Given all of the above challenges, the unanimous idea was that the main consultants needed to be held responsible. The budget that they set aside for security or fire in the beginning of a project is hardly adequate. Project managers are constantly thinking of just finishing the job without any adherence to standards and quality requirements. The consultants do not understand the need for these requirements and as a result they contract the jobs out to sub consultants and so on. At the end of the day, no one takes the responsibility.
Sanjay D’Abreo, General Manager, Pacific Owner’s Association, said “We find that many times consultants also do not conduct any of the inspections that the contractors define and require. They are usually hired by the municipality or freezone authority.” The consultants put up 0.02% of the budget for security and just 3% for fire safety, and then they are shocked when the cost of maintenance rises. There is a huge gap between consultants and the legislation – they still plan buildings as they did in the 1970s.
Ihab said, “We expect improvement on the legislative part of the business in order to have the consultants and contractors abiding to improved and modernise standards. Assessment of market players at all levels should be carried out frequently, and teamwork between all stakeholders is highly required in order to reach our goal and be at the level of responsibility towards end users.”
The Head of Operations, Concordia FM, contributed, “We are basically stuck in two situations – one where the various stakeholders involved need to correct issues before they become permanent in construction (should be immediately looked at), and the other one where existing buildings require modification. Each building should be treated individually to consider items such as the area of cladding, cladding detailing issues (for example, fixings around existing windows and balconies, etc.), other factors affecting economies of scale and the practicalities of replacement such as building height and confined site access, which will all affect the total removal and replacement cost. At Concordia, we manage more than 30,000,000 sq.ft. of Master communities, retail, residential and commercial properties. Years ago, we had a fire in one of the towers we manage. After that, there were a lot of directives with greater emphasis on training. Systems are tested on weekly and monthly basis and upgrades are carried out at end of life cycles. After that there have been no fires in the area. Improving communication and retraining MEP, Soft Services and Security staff across our managed assets also improved awareness and readiness to respond. That is how they have managed to conserve the area and buildings making JLT among the communities we manage safer. As a matter of fact, now we are upgrading the entire alarm and detection system in one of the master communities that we manage.”
The consensus around the table was that it was important that they reacted to an incident and became proactive. But, what if owners and OAs were proactive from the very beginning? It is important for the parties involved to carry out risk analysis and act before anything happens. The 3D modelling software is a giant step in that direction, too. Stakeholders can be shown visually what can happen if a wrong material or method is used.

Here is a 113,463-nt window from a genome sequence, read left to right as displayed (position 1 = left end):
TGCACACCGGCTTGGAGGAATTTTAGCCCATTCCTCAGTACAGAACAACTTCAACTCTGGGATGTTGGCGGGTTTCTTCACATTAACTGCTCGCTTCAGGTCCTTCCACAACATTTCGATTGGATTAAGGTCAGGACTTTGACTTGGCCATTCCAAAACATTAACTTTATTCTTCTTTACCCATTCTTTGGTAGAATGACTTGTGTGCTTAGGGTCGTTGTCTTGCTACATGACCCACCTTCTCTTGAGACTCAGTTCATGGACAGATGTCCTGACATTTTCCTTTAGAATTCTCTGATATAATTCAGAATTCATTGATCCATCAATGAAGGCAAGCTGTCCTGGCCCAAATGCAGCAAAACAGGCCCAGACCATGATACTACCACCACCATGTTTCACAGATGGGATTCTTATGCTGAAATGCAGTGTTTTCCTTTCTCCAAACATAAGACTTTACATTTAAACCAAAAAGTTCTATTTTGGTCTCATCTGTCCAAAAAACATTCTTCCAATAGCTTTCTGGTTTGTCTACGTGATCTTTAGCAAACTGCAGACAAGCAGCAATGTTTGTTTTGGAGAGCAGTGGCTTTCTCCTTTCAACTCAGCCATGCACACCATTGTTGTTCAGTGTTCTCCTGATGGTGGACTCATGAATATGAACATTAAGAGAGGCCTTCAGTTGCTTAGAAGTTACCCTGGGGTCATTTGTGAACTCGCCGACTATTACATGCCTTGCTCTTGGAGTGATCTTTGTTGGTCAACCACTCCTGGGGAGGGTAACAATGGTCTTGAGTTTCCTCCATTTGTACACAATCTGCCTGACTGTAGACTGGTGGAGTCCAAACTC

Samer Gani concluded the roundtable discussion by saying, “We are working closely with RERA to ensure that the services we provide are the best and in line with the name and reputation of Dubai.”
Safety and security are the building blocks of any nation and the foundation of any empire. They are founded upon three pillars - the government to legislate and enforce; the companies as a guided hand to follow, install and maintain the government’s vision; the government’s most valued asset: the people. As a country progresses and evolves, it attracts individuals from all nationalities. Crime is a direct consequence of a growing populous and a deterrent for tourism, visitors and potential residents. Thus, the role of security is even more vital.
Dubai proudly holds the title for being one of the safest countries in the world thanks to the vision of its forefathers and wisdom of the rulers. Their proactive approach with security has made a once prospective vision a reality - CCTV Surveillance in every public building, automatic number plate recognition cameras at every public facility’s parking and Intruder Alarm Systems with an exceptional response time from the police are all made possible by the Police Monitoring Station.
As a guided hand of the government, CG Technology plays an active role in bringing awareness and safety & security to as many people and projects as possible in the UAE. Therefore, we take pleasure in organizing and sponsoring events to help further the Government’s vision. As with any event, the sponsor’s role in comparison to the attendees’ is trivial. Without the behemoths of the industry present in our discussion, the entirety of our talk could be compared to a casual coffee date with friends.
At CG Technology, we don’t believe in just selling materials or a one-time prospect. We place great value in supporting and advising our clients. The capability to live up to this promise is evident in our fleet of over 180 engineers and technicians. CG Technology Group Marketing Manager, Sahar Ahmad adds, "At CG Technology, we believe that a professional company must work in tandem with their clients, giving them the best customised solution at the best price. Following this vision, we plan to hold more discussions in the future."